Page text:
To achieve this we need something that let’s us send in any message, and based on some part of the message determine what message to send back, and the send it as a response.


WCF is a perfect candidate. It has functionality both to allow us to create methods that handles all incoming requests by specifying a wildcard (*) as the Action property, and accept any message and can send any message as a return. Using the Message base class it also allows us to easily create the response message, and populate the body of the message from the contents of a stream, such as a file (See the ‘Creating Messages from XmlReaders’ topic in the link).


So what I did was I created a WCF Service, and added a method to catch all messages:

[OperationContract(Action = “*“, ReplyAction=”*“)]
Message CatchAll(Message message);

In the implementation for this method I have include the following code:

FileStream stream = new FileStream(ResponseHelper.GetResponseFile(requestAction), FileMode.Open);
XmlDictionaryReader xdr = XmlDictionaryReader.CreateTextReader(stream, new XmlDictionaryReaderQuotas());
MessageVersion ver = OperationContext.Current.IncomingMessageVersion;
return Message.CreateMessage(ver, ResponseHelper.GetResponseAction(requestAction), xdr);

I have a small helper class that just helps me get data from the config, the config in turn looks like this:

<configSections>
  <section name=”requestResponseHandling
type=”ServiceHost.RequestResponseHandlingConfigSection, ServiceHost“/>
</configSections>
<requestResponseHandling>
  <actionList>
    <add requestAction=”http://tempuri.org/IService1/GetData2
responseAction=”http://tempuri.org/IService1/GetData2Response
responseLocation=”GetData2Response.xml” />
  </actionList>
</requestResponseHandling>

This enables me to add new responses to incoming requests without needing to rebuild the service to incorporate a new response. You could go crazy here with code and undertakings to reply based on some context or what not. In the case presented here I’m just making it simple and returning the same static message for all request that matches a certain requestAction.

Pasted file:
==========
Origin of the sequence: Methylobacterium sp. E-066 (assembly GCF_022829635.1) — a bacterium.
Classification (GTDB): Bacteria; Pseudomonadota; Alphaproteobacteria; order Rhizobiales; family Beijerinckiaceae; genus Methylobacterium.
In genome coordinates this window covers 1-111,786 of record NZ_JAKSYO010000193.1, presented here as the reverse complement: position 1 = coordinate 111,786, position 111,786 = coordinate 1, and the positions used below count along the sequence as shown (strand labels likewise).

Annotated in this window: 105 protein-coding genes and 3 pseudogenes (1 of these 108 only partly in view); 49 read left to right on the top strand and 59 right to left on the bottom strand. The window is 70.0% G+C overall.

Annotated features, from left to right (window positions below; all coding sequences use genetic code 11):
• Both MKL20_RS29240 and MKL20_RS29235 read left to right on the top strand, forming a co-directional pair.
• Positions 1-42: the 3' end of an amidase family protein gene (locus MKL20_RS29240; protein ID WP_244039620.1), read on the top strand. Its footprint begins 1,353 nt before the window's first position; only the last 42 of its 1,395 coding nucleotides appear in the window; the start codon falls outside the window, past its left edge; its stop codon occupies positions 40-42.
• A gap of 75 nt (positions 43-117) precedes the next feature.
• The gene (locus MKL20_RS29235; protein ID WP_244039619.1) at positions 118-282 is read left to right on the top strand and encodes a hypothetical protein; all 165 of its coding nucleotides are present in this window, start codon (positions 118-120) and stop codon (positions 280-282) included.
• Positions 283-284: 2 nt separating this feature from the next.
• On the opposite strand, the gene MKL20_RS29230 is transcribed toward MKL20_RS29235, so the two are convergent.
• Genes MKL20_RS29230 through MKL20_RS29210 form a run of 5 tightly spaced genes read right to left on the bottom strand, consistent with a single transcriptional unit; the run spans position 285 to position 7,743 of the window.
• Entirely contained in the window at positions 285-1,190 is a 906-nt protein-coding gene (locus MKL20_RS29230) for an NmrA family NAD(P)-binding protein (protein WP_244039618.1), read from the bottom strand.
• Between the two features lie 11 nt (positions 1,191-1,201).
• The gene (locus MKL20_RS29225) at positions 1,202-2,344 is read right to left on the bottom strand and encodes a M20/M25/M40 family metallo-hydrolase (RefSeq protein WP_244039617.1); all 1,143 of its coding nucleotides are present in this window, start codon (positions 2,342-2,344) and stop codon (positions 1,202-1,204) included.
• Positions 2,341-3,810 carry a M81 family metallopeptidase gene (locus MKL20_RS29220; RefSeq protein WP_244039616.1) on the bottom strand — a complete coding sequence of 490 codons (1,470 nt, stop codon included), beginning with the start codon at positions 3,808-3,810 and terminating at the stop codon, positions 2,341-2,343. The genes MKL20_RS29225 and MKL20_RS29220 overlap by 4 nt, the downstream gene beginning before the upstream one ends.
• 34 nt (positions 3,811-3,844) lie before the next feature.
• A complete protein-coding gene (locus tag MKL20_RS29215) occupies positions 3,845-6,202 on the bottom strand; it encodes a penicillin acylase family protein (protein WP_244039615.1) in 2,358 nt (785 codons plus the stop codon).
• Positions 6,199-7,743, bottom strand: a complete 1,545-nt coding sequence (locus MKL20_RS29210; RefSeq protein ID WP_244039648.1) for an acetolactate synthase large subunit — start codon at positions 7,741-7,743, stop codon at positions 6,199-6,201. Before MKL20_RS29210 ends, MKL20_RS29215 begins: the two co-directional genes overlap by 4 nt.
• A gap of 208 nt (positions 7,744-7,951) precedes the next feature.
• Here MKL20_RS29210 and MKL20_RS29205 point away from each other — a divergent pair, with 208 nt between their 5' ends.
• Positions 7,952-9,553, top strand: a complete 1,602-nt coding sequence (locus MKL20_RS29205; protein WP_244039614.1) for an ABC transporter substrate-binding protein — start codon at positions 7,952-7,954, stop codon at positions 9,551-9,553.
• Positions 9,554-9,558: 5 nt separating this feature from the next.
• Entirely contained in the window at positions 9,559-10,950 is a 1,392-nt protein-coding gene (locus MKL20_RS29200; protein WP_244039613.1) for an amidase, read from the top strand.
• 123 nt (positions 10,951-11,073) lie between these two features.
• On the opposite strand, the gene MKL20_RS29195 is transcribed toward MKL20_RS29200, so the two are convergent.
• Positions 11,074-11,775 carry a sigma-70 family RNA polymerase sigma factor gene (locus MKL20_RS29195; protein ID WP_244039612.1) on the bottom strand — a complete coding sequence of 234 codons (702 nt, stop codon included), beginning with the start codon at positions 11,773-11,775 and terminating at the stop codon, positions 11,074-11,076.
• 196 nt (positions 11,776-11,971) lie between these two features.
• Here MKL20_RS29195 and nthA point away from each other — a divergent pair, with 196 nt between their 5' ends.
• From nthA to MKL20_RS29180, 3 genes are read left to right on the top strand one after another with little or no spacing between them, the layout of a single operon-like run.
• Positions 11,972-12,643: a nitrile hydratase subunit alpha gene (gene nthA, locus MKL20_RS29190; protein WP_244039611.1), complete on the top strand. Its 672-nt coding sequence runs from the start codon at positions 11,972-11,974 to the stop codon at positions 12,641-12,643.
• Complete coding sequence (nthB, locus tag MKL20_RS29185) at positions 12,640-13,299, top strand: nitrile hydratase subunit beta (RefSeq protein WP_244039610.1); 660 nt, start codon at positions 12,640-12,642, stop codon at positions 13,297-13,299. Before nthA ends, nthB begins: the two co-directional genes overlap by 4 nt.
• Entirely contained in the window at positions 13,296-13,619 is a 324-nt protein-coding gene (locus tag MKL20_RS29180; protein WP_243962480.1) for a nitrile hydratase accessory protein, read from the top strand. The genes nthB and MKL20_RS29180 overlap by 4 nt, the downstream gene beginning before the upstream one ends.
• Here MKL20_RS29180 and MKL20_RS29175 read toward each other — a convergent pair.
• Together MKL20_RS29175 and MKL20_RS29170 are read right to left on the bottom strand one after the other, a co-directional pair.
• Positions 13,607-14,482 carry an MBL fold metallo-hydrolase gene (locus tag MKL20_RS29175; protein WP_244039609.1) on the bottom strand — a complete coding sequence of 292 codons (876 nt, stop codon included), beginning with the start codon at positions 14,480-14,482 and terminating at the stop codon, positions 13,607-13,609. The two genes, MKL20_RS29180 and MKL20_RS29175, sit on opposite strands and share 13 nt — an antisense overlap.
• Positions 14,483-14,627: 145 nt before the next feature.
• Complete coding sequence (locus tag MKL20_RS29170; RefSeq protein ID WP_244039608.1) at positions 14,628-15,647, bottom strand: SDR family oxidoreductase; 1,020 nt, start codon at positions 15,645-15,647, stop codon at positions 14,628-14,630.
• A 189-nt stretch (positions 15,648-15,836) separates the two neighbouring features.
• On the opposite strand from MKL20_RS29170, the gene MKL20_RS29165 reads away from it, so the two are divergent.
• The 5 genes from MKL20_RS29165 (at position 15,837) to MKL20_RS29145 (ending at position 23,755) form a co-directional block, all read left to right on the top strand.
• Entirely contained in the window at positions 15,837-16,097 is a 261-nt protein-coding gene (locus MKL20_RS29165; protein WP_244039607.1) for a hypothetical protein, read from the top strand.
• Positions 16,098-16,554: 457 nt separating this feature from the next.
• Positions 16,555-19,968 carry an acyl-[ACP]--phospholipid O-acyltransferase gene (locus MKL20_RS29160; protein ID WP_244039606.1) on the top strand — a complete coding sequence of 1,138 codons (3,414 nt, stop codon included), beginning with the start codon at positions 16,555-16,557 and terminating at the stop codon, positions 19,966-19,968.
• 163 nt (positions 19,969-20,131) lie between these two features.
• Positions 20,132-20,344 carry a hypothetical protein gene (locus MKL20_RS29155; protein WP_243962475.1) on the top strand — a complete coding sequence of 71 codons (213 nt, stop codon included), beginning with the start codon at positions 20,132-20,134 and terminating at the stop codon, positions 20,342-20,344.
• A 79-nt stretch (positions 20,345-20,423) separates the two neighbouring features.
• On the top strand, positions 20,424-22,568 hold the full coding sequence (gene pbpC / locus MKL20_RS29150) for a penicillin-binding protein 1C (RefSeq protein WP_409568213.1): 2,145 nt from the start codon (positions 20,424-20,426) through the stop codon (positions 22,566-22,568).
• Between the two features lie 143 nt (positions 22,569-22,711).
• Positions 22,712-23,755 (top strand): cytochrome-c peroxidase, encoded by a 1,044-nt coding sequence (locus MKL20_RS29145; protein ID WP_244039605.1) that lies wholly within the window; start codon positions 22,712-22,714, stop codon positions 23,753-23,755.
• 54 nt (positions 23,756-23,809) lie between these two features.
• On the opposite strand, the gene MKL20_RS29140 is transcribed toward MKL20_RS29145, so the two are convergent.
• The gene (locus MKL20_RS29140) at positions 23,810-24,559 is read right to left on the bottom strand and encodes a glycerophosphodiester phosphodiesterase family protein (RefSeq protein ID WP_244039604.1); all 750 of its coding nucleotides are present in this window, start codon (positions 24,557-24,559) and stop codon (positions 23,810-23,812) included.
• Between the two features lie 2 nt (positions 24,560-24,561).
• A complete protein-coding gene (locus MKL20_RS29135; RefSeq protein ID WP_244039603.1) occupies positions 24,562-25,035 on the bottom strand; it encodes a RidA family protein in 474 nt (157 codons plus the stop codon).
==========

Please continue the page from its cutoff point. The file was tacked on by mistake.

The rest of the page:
Finally, put this in the host of your choice. In my case I’ve got IIS so I’m hosting it there. That will also cause changes to the web.config to automatically get loaded, so that’s happy times.


Using this from a client is super easy. Just point the address of the client endpoint towards this service instead. The only thing that might not be super simple (though still fairly simple) is that you need to know what the meat of the response will look like when serialized as a response (the body of the response message). That is you need to Generate a sample response message from your wsdl.


Now let’s look at how we can utilize this to mock services in BizTalk Server. Oh, but wait, that sounds like it would be a bit of work to do, but… no, that isn’t the case. In fact, once you have configured the WCF service the only thing you need to do is to point your Send port at this service instead of the system that would otherwise be there in it’s place. Loop closed.

Administration, BizTalk Server 2009, Development, Presentation, Usergroup, Webcast

April post-swebug-event resources, part 1

Slides for last wednesdays session with Brian Loesgen and Alan Smith – Development & Administration Best Practices are available through the BizTalk User Group Sweden site here. Check the lower right corner downloads.


UPDATE: Video available here and here.


We used a customized version of the floatzam application and took some pictures of people as they arrived and had tweets, rss and flickr pictures appear on screen live during the period leading up to event starting. All good fun. Not too many saw it though.


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I will updates this post when the videos are uploaded to channel9.


Meanwhile, here are some pictures from wednesdays and thursdays events.


Flickr:
http://www.flickr.com/photos/37233849@N02/


Twitpic.
http://twitpic.com/3emkg
http://twitpic.com/3cp62
http://twitpic.com/3elog